Alia Hogben, Marianne McKenna, Tom Renney and Heather Reisman all made it onto the 2014 Maclean’s Power List, which we’re continuing to rollout slowly over the course of the week—checking in at 24th, 25th, 26th and 34th, respectively. Here’s their thoughts on power, and what superpower they would have, if they could choose one.
#24. Alia Hogben
When Alia Hogben took over the Canadian Council of Muslim Women a decade ago as the group’s executive director, few could have predicted the long-time bureaucrat from Ontario’s ministry of community and social services would emerge as one of the most compelling liberal voices of Islam in Canada. Her moderate Muslim perspective is indispensable. As a 2012 Order of Canada recipient, awarded for her work on women’s rights and promotion of interfaith dialogue, she is only the second female Canadian Muslim to receive that honour. She also has an honorary doctorate from Queen’s University and a column in the Kingston Whig-Standard, where she’s written how she was discouraged that many people, such as members of Islamic State, use religion as justification for unspeakable crimes. Recently, Hogben told the Canadian Press she’s disheartened that Stephen Harper did not denounce the anti-Muslim backlash in the aftermath of the Ottawa shooting. But Hogben is not one to point fingers. Rather, she champions Islam’s message of inclusivity. — Aaron Hutchins
#25. Marianne McKenna
In the era of “starchitects”—whose sculptural showpieces often stand defiantly apart from what’s around them—her buildings can seem understated. Marianne McKenna’s celebrated Royal Conservatory Telus Centre for Performance and Learning in Toronto, for instance, elegantly combines heritage buildings and warm new spaces. It’s pure harmony. Born in Montreal, McKenna is a founding partner of architecture firm KPMB. “We’ve been embraced as a team,” she has said of the close-knit Toronto office’s influence. KPMB’s landmarks in their home city include the recent expansion of University of Toronto’s Rotman School of Management, which McKenna directed. But her reach is international. Current McKenna ventures include the Massachusetts Institute for Technology’s Music and Theater Arts Project in Walker Memorial Hall and an expansion of Orchestra Hall in Minneapolis. — John Geddes
#26. Tom Renney
Long counted as one of the more progressive minds in hockey, Tom Renney is now steward of Canada’s game at its grassroots level. The well-travelled NHL coach—Renney saw head-coaching stints with Vancouver, Edmonton and the New York Rangers—was named president and CEO of Hockey Canada in July, beating out what board members described as an outstanding field of candidates.
The 59-year-old’s reputation as a conciliator and communicator will serve him well as he seeks consensus among Hockey Canada’s 13 regional branches representing 635,000 players. And there’ll be no shortage of controversy to test his judgment. The governing body is grappling with issues ranging from body-checking to concussions to the negative influence of overbearing parents. It has also grown more commercial, merchandising its maple-leaf logo, aggressively marketing its marquee tournaments and doing its utmost to capitalize on Olympic hype. Fortunately, Renney, who hails from Cranbrook, B.C., has a coldly practical side, as well as a passion for the game. Coaching in the Big Apple will teach you that. — Charlie Gillis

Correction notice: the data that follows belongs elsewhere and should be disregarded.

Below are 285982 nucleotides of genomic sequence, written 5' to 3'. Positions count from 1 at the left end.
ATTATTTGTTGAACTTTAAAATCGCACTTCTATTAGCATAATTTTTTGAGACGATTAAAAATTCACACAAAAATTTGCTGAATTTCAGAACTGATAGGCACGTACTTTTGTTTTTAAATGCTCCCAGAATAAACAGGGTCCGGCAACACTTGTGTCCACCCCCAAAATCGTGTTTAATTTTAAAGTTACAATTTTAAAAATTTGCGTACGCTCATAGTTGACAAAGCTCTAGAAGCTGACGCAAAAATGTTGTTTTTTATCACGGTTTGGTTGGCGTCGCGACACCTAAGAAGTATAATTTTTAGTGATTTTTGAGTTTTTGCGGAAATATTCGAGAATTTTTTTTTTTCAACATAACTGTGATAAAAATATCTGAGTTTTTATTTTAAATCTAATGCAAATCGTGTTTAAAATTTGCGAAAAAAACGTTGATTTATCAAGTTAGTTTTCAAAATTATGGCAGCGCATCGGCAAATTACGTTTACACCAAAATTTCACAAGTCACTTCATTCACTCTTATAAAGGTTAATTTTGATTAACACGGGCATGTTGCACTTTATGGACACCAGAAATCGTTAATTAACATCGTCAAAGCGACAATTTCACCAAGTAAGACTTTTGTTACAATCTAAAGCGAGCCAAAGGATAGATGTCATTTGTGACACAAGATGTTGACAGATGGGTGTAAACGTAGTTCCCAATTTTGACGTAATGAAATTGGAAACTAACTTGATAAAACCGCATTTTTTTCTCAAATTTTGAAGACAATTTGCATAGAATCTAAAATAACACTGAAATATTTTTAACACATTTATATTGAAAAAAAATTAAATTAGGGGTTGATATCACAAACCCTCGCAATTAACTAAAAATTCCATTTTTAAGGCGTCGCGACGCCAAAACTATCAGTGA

#33: Heather Reisman
The chief executive officer and owner of a chain that moves almost half the books sold in Canada will always have literary opinions of significance to the entire book trade. But Heather Reisman, 66, is no aloof, profit-focused CEO. Indigo’s self-described “chief book lover” is the very face of her company and a voracious, wide-ranging reader: “Novels, poetry, biography, business stories, all kinds of books,” she says. Her intense personal interest means Reisman’s take matters like no one else’s, right down to individual titles. More than anyone else in the country, Reisman can make a bestseller, says one publishing industry observer, “as she did with Lawrence Hill’s Book of Negroes through her enthusiastic early adoption in her Heather’s Picks and in-store interviews.” Meaning, of course, that her silence can also be deadly.
For everyone in the book trade who snarks over the increasing space in Indigo stores devoted to candles, yoga mats and dinnerware, there is an admirer to praise Reisman’s business acumen—and what that’s meant to books in Canada. “If bookshops are still alive here—hers particularly, but also others that have learned from her,” says the publishing executive, “it’s because she was one of the first anywhere to bring in other items to support the core business. Now she’s an international trendsetter in that area.”
The effort to keep her chain flourishing isn’t just a labour of love, says Reisman, who with husband Gerry Schwartz, 72, the billionaire owner of Onex Corp., forms one of Canada’s more formidable power couples. “I totally think the book business has a future. Physical books will be with us for a long time to come—there’s something about their physicality—and Canadians’ commitment to reading will only grow. That’s just who we are.” — Brian Bethune